Terminator: Salvation (2009) *1/2

May 22, 2009
I would have thought that there was a clause in Christian Bale’s contract prohibiting any other actor from having scenes permeated by their hoarse, rasping shouts, but clearly Sam Worthington was the exception.  They outdid each other, bellowing with rage, stubble glistening with manly sweat and grime as they tried to preserve the human race.

terminator-salvation-flash-posterA simple plot, loud action scenes and little character insight or development, what more could you ask for?  Well, quite a bit actually.  A simple plot is no problem, in John Conner’s own words, the most important thing is to stay alive.  In this case it includes making sure your father stays alive, so you can send him back in time to protect and sleep with your mother.  Loud action scenes are also to be expected.  The earlier installments expended a fair number of bullets with one or two terminators.  Now, when they are running wild over the entire post-apocalyptic world, they have to up the intensity of these scenes.

John Conner (Bale) was tough and gritty, a hardened solider.  He didn’t seem to be very high ranking in the surviving human army, frequently getting told off by his superiors for acting above his station.  However, he is somehow the beacon for the ‘resistance,’ and is put in the position of making very important decisions without consulting with any supervisors.  This gives him time to be weighed down by the choices he makes, but, rather than using these moments to allow us insight into his inner thoughts, they breeze by and end with him barking orders.  He has a pregnant wife (Howard), but apart from an embrace, initiated by her, when he returns as the lone survivor of a mission, it is never shown how he feels about her or about bringing a child into his war-torn world.  Far from confiding in anyone, when he is feeling troubled he retreats into his room to listen to the tapes his mother left him.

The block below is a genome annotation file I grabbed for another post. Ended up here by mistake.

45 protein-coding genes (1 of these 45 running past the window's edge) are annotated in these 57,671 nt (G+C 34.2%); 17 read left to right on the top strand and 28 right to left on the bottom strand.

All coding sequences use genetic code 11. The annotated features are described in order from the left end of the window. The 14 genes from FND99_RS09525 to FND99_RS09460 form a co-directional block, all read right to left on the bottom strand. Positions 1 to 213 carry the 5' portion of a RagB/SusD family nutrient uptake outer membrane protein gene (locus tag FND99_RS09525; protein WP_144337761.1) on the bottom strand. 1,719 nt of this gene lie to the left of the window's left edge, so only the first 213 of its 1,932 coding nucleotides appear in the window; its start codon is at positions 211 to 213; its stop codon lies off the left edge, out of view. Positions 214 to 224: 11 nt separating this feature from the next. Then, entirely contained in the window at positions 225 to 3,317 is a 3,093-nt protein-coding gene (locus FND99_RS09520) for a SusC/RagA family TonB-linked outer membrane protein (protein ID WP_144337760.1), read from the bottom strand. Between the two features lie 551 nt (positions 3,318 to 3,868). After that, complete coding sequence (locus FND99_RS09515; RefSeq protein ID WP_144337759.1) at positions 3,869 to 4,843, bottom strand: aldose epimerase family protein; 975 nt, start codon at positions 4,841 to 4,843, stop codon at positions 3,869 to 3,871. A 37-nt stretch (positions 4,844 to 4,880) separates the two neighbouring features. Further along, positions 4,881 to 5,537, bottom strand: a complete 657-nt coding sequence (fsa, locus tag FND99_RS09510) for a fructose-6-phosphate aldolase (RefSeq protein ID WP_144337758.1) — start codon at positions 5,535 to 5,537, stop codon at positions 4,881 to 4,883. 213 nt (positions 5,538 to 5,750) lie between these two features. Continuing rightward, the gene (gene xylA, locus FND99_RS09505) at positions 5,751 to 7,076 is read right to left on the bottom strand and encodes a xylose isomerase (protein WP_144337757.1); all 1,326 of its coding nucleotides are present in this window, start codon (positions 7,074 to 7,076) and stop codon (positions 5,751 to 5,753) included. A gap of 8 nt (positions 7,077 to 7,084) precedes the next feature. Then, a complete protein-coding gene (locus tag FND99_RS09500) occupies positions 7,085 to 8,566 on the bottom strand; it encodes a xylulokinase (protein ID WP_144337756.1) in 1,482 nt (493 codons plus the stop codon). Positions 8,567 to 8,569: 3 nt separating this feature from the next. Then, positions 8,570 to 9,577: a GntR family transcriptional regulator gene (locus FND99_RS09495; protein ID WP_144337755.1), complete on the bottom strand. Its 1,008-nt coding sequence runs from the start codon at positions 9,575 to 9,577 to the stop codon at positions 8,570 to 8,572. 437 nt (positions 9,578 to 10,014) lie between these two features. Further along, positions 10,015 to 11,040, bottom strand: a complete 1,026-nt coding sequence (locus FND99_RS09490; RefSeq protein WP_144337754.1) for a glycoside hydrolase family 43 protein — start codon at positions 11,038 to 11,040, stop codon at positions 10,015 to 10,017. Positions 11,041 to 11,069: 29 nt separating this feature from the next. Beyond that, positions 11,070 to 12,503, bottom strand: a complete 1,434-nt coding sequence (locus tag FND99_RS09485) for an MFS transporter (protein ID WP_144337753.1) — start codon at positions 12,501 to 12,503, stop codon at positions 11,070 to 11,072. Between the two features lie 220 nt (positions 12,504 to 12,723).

Marcus Wright (Worthington) is similarly tough and gritty, appearing mysteriously in 2018 after a Christ-like execution for murder in 2003.  At first confused as to why machines are dominating the world, he quickly adapts to this new lifestyle.  He travels with Kyle Reese (Yelchin) and the girl Star (Jadagrace), discovering the startling new things he possesses, like compassion, and circuits.  He is suitable tormented, as anyone in that position would be.

Kyle Reese, whose adorable mute companion Star is good at picking up things that seem of no importance until they suddenly become essential ten minutes later, is quick tempered, aggressive but still young and vulnerable.  He views Conner as a father figure, which is when the paradox starts kicking in.  Because Conner is such an underdeveloped character, we quickly lose the connection we felt with him in the previous films.  “John,” I thought, “I was with you through all the hard times.  I witnessed your conception.  I shared your troubled childhood.  I visited you during the tough years of your adulthood.  And now that the war has actually come you don’t have time to share with me anymore?”  Since Conner’s life has made it to the point where the previous films were struggling to get him, I lost interest.  I shifted my focus to Reese, who still has years of developing to go before traveling back in time to protect Sarah Conner.  What I really wanted was more of Reese.

The religious imagery is laid on pretty thickly, the word “salvation” is included in the title, but I was unsure who was supposed to be Jesus.  Is it our good old friend, JC, John Conner, the savior of mankind?  Or is it our buddy Marcus who actually died to save Conner, and was pictured several times in crucifixion position?

“No fate but what we make” has been a mantra of the series, but this film more than ever proves how that doesn’t make sense when dealing with time travel.  John Conner might consider himself free from the confines of fate, yet his very existence depends on his sending Reese to the past.  If that’s not fate I don’t know what is.

This film lost the humanity that was essential to the first two, and made them as good as they were.  You’d have thought that this installation, the one that features humans in a losing battle against the machines, would really be the one that strives to maintain the humanity of its characters.  Instead, it looses them in the action.  You can have an action movie that preserves the characters.  This isn’t one of them.


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